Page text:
US Reassures Poland Over Crimea
March 27, 2014
U.S. Vice-President Joe Biden has assured Poland, a staunch NATO ally, that America is committed to its security amid jitters in Warsaw over Russia’s annexation of Crimea.
During a visit to Warsaw March 18, Biden addressed fears that Russia, Poland’s mighty eastern neighbor and communist-era overlord, is intent on dominating the region as it returns to a Cold War mindset.
“President Obama and I view Article 5 as a solemn commitment not only for our time, but for all time,” Biden said, referring to Article 5 of the North Atlantic Treaty, which requires NATO member states to come to each other’s aid if any of them is subject to an armed attack.
“The United States and Poland stand shoulder-to-shoulder in vital missions around the world,” Biden added. “But recent events remind us that the bedrock of our alliance remains collective self-defense, as enshrined in Article 5 of the NATO Treaty.”
As Biden was visiting Warsaw, Russian President Vladimir Putin spoke about the annexation of Crimea to both houses of the Russian parliament.
After talks with Polish Prime Minister Donald Tusk, Biden said the United States was joining Poland and the international community in condemning “the continuing assault on Ukraine’s sovereignty and territorial integrity, and the blatant violation of international law by Mr. Putin and Russia.”
Tusk said, “The day the world faced the prospect of truly dramatic events, the vice-president of the United States came to Warsaw to confirm security guarantees for Poland and he did so firmly and explicitly.”
In a special televised address March 19, Tusk assured Poles they could feel safe.
“Poland is a strong, mature and safe country,” Tusk said. “We have not wasted the 25 years of freedom [after communism collapsed in Poland in 1989]. We matter in Europe and our mature and peaceful policy has become a significant part of European policy. Even as we watch the dramatic events beyond our eastern borders, we can still feel safe.”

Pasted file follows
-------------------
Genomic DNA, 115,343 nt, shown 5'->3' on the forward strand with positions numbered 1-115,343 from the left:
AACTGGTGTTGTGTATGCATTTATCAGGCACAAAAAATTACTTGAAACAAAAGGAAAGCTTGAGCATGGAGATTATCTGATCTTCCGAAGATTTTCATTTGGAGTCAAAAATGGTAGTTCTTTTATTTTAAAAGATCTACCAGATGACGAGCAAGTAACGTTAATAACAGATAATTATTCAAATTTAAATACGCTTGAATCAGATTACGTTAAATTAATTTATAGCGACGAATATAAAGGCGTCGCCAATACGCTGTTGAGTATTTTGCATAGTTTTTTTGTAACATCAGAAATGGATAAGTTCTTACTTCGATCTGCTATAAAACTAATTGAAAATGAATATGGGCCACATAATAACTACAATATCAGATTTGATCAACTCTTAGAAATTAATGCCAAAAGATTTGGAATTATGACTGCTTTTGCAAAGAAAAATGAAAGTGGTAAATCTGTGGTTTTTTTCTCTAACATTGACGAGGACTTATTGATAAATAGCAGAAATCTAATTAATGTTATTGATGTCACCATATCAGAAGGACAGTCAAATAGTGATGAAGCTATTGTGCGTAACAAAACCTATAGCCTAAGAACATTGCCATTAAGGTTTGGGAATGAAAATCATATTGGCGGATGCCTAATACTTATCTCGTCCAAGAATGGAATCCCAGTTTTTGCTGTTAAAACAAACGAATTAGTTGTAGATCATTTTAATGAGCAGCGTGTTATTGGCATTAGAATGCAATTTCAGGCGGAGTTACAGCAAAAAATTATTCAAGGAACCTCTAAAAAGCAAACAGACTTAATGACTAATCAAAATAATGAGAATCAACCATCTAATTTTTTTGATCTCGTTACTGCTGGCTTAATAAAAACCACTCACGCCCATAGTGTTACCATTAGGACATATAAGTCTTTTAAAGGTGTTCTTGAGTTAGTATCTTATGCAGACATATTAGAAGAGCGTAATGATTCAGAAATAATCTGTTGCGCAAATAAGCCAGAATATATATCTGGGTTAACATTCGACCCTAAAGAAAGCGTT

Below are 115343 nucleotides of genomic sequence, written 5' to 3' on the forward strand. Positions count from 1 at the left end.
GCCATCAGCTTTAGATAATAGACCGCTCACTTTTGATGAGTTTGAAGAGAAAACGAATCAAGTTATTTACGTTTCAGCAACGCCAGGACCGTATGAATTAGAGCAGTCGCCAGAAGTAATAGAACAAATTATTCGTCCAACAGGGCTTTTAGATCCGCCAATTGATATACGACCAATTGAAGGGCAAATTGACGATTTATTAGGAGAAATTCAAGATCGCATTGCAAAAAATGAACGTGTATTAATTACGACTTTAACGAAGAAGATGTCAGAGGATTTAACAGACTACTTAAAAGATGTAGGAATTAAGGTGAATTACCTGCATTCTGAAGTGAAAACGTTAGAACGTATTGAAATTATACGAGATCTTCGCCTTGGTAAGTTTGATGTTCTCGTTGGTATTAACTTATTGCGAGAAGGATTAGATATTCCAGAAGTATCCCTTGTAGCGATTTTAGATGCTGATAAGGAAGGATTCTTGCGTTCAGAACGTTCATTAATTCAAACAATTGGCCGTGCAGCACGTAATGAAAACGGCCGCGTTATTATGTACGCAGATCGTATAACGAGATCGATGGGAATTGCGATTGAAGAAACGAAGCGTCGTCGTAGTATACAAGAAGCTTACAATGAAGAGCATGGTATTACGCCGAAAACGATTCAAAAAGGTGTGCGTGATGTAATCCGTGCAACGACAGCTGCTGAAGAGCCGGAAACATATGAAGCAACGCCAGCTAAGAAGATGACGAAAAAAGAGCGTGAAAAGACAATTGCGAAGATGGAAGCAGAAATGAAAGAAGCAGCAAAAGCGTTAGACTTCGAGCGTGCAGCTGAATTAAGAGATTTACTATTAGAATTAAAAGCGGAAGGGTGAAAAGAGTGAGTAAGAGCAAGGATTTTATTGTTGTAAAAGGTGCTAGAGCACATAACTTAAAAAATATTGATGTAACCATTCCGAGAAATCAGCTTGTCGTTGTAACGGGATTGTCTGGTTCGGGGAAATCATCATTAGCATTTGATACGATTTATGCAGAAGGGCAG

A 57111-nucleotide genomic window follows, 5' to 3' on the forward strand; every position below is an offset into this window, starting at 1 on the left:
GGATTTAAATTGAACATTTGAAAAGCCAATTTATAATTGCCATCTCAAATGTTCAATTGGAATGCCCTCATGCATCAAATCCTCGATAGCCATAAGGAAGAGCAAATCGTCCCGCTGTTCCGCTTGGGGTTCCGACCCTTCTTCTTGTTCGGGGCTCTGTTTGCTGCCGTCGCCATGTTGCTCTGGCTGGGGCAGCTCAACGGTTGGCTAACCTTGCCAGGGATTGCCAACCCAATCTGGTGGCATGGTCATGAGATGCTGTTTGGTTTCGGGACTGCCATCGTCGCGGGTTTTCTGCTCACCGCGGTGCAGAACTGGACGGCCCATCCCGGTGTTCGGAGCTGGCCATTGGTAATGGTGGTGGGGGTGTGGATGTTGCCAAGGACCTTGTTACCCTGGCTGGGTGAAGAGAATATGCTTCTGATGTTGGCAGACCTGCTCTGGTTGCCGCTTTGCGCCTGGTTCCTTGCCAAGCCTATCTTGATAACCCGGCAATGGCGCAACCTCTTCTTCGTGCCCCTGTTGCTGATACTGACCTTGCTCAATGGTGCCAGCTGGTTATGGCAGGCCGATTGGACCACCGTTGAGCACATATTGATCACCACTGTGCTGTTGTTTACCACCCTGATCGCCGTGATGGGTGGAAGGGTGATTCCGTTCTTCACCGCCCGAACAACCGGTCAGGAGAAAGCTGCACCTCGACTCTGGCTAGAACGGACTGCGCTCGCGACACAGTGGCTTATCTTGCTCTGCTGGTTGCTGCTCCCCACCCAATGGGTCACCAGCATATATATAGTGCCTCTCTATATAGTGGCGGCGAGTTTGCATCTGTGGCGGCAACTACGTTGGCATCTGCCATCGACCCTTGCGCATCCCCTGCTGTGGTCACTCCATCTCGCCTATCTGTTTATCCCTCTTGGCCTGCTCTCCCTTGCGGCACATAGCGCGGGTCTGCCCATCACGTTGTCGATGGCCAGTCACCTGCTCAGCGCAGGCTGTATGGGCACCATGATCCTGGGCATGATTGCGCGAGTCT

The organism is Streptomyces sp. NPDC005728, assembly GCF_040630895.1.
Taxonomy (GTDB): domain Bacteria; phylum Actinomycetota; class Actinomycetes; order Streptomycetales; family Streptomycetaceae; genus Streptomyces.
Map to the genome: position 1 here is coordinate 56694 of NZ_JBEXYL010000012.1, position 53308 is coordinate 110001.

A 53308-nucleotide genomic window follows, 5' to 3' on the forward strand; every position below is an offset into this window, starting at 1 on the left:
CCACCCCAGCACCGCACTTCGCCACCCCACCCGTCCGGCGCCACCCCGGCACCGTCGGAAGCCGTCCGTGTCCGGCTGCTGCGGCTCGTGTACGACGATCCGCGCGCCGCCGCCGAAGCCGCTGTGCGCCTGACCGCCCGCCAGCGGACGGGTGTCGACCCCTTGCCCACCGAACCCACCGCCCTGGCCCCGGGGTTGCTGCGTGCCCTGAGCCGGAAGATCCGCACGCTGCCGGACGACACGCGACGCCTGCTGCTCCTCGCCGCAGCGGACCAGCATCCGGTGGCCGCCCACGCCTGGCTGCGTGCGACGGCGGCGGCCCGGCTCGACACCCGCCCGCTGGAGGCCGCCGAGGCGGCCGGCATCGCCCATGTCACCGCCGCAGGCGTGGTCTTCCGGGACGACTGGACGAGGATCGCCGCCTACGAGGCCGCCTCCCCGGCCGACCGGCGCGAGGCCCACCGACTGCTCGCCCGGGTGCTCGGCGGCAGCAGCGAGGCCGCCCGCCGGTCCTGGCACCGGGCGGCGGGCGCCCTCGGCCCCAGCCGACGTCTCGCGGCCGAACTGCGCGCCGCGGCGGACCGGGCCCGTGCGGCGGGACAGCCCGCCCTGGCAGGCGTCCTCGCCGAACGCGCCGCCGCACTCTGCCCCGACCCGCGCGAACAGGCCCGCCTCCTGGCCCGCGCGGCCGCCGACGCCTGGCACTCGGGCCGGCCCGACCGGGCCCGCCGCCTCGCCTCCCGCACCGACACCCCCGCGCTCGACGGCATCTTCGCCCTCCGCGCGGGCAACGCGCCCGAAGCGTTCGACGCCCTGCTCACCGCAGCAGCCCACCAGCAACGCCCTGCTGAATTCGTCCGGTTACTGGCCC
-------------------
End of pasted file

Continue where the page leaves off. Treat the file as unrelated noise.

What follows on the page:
Amid the crisis in Ukraine, Poland’s bitterly feuding political parties called an informal truce. Grzegorz Schetyna, a prominent member of the ruling Civic Platform (PO) party and the chairman of the parliamentary committee on foreign affairs, said that Putin’s speech to Russian deputies signaled a “return to the worst history in the worst of styles.” Schetyna added that Putin wanted the world to become polarized again. “The world will not agree to that,” Schetyna said. “I trust the EU will do as the United States has done and impose firm sanctions [on Russia]. We need to speak with one voice, because only such a voice will be heard at the Kremlin.”
Ex-prime minister Leszek Miller, the leader of the left-wing Democratic Left Alliance (SLD) opposition party, said the territorial integrity of Ukraine must be respected just like that of any other country in Europe. “This is a matter of strategic importance for Poland,” Miller said. However, he warned that some members of the radical nationalist party Svoboda, which is now in government in Kiev, were openly challenging the current border between Poland and Ukraine.
Law and Justice (PiS), Poland largest opposition party, has called for Russia and Putin to be isolated on the international arena. PiS members described Putin’s address to the Russian parliament as “a cynical challenge... to the free world and the Euro-Atlantic community.”